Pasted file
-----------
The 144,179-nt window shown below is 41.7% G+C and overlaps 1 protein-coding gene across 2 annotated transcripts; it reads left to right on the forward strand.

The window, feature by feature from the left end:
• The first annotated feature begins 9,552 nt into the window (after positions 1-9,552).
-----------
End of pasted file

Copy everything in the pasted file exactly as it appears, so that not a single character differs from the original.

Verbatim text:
The 144,179-nt window shown below is 41.7% G+C and overlaps 1 protein-coding gene across 2 annotated transcripts; it reads left to right on the forward strand.

The window, feature by feature from the left end:
• The first annotated feature begins 9,552 nt into the window (after positions 1-9,552).